Why Should I Hire a Local Michigan Car Accident Lawyer? 

Hiring a local Michigan car accident attorney can offer distinct advantages. Local attorneys are well-versed in Michigan-specific laws and regulations governing auto accidents. They are also more familiar with the local courts and community dynamics, which can provide additional insights that may be beneficial to your case. Dealing with insurance companies can be difficult, as they often aim to minimize the compensation you receive. A local lawyer will work diligently to ensure you get the best possible settlement or verdict. 

What is the Statute of Limitations for Automobile Accidents in Michigan? 

The statute of limitations for filing a lawsuit related to an automobile accident in Michigan is 3 years. 

Which Negligence Standard Applies to My Automobile Accident Case in Michigan? 

Michigan employs a modified comparative negligence standard under MCL 600.2957 et seq. and MCL 600.6304. If the plaintiff is found to be more than 50% at fault, they are barred from recovering non-economic damages as per MCL 600.2959. 

Is Michigan a Fault or No-Fault State for Automobile Accidents? 

Michigan is a No-Fault state for automobile accidents. 

What Are the Automobile Insurance Requirements in Michigan? 

Michigan law requires three types of insurance coverage for each vehicle: personal injury protection (PIP), property protection (PPI), and residual bodily injury and property damage liability. PIP coverage pays for reasonable and necessary medical expenses for a lifetime up to the policy’s maximum limit, as well as wage loss and replacement services for up to three years post-accident. PPI coverage pays up to $1 million for property damage caused by the policyholder’s car, excluding improperly parked cars. The default bodily injury and property damage liability coverage limits are $250,000 per person, $500,000 per accident, and $10,000 for property damage in another state.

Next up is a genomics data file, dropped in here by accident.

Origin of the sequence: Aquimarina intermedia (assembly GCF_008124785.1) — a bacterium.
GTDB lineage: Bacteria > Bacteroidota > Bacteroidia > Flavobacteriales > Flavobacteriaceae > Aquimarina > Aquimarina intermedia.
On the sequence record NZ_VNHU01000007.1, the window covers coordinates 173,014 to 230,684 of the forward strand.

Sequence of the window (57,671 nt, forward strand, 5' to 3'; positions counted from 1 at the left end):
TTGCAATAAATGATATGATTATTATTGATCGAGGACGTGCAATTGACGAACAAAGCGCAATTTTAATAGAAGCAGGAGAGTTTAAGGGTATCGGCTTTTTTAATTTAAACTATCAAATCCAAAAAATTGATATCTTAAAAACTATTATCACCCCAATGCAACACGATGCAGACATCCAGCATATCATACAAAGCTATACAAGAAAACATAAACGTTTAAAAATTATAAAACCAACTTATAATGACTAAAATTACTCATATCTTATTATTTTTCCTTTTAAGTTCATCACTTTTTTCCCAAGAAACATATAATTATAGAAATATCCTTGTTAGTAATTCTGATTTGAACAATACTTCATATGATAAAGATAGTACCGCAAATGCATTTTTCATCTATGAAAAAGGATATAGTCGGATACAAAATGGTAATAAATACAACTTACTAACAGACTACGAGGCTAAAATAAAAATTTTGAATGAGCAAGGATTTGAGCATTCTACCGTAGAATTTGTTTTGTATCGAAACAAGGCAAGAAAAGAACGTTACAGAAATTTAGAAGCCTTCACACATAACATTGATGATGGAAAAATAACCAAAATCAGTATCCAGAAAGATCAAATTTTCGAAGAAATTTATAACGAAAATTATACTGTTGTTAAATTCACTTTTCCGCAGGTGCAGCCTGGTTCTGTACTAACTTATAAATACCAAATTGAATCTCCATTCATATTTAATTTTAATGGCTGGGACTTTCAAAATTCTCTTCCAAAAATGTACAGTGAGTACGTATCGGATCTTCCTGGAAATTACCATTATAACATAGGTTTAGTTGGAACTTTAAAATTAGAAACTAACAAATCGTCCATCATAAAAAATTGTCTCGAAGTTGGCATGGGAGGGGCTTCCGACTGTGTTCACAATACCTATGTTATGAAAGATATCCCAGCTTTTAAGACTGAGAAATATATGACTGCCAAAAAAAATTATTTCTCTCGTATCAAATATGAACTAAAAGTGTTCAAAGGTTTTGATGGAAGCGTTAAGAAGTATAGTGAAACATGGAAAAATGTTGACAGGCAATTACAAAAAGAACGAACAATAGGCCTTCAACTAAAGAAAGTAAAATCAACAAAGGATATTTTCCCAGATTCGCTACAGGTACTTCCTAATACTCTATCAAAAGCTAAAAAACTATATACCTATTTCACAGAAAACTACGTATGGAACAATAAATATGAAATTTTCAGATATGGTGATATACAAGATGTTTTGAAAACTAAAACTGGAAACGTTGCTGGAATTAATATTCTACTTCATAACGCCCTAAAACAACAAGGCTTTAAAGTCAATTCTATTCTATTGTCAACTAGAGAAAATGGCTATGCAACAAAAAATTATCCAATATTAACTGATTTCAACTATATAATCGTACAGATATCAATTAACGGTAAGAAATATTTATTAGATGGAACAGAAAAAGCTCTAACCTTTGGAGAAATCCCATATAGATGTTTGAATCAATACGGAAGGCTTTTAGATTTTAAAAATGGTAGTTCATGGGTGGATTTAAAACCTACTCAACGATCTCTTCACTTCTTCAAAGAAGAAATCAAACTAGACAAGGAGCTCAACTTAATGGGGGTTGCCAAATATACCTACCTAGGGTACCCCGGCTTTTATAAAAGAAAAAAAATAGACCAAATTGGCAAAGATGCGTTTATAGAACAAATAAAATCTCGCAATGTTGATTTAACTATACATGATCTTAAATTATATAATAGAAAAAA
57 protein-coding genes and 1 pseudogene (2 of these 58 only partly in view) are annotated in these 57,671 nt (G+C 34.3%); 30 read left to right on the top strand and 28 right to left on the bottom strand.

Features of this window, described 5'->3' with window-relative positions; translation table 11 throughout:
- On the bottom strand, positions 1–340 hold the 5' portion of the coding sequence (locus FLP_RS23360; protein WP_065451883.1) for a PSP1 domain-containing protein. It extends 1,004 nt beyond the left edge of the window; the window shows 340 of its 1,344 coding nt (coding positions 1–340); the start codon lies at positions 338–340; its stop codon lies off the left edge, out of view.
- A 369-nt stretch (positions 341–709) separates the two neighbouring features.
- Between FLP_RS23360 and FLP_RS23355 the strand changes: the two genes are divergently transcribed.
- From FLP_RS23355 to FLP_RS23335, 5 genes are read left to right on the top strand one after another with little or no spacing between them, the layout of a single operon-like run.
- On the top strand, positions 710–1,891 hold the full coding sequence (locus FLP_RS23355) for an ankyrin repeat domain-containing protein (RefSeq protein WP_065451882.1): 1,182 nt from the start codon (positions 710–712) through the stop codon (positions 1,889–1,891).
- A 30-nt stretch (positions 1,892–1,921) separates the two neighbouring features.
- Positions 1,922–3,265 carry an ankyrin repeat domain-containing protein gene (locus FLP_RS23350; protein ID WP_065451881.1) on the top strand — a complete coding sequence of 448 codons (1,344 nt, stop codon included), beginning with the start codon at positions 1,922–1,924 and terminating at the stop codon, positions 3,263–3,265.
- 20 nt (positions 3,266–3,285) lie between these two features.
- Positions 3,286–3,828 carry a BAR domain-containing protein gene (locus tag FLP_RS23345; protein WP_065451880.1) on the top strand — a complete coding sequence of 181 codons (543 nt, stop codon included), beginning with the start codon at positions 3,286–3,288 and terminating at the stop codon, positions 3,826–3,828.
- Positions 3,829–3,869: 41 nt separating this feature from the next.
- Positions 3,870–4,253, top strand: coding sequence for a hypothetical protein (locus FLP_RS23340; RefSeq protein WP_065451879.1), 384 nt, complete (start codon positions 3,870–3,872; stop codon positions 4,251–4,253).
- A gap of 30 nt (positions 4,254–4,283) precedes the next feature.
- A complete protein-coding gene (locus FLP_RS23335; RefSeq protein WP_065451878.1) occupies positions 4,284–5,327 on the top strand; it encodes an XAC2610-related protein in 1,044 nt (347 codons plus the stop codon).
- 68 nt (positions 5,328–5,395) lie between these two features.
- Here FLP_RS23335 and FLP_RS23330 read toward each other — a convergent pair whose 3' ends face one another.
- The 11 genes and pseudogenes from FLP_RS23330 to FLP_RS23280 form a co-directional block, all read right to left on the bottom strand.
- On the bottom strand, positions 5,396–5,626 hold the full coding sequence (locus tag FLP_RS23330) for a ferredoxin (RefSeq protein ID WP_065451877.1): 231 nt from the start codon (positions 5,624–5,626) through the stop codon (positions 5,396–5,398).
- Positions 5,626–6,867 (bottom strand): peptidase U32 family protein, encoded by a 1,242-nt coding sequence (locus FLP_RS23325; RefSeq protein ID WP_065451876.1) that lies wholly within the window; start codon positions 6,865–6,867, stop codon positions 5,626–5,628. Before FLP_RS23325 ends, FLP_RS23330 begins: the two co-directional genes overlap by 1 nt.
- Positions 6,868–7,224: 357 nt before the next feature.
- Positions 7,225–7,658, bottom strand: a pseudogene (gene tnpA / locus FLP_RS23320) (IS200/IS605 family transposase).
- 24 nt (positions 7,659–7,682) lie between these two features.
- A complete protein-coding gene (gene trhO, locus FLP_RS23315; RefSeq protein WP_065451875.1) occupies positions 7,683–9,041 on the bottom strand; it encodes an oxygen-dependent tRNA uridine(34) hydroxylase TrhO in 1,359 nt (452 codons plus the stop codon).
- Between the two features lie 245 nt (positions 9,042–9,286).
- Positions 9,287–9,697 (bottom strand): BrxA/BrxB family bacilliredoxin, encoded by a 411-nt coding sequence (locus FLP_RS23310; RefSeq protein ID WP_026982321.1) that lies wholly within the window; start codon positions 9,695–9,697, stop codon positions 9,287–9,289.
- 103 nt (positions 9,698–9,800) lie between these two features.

What Insurance Requirements Apply to Rental Cars in Michigan? 

Under the Michigan No-Fault Act, rental car companies must provide primary liability coverage to renters. The liability limit may be lowered by the rental contract as long as the coverage meets or exceeds the No-Fault Act’s minimum requirements. 

What Should I Do If I Am Involved in an Automobile Accident in Michigan? 

Michigan law mandates that you must stop your vehicle immediately after an accident. If someone is injured, you must either arrange for emergency assistance or stay on the scene until help arrives. If property damage exceeds $1,000 or if injuries are involved, you are required to call the police. 

What Information Should I Exchange After an Accident? 

You must provide your name, address, and registration number and show your driver’s license to the police, driver(s), or passenger(s) of the other vehicle(s) involved in the accident. Failure to comply could result in fines or imprisonment. 

How is Liability Determined in Michigan? 

Determining liability in a car accident lawsuit in Michigan is dependent on the provided evidence, Michigan law, and various other factors. A claimant must provide substantial evidence to prove another party’s negligence likely caused the accident and subsequent injuries. Depending on the evidence, a settlement offer may be extended, or legal proceedings may ensue. If the case goes to court, a judge or jury will determine liability and appropriate compensation. 

What Resources Are Available for Post-Accident Guidance? 

For more information on how to handle an automobile accident in Michigan, you can consult the state’s vehicle code and the “Emergencies and Special Situations of What Every Driver Must Know,” which offer detailed advice on handling vehicle accidents and other hazardous driving situations.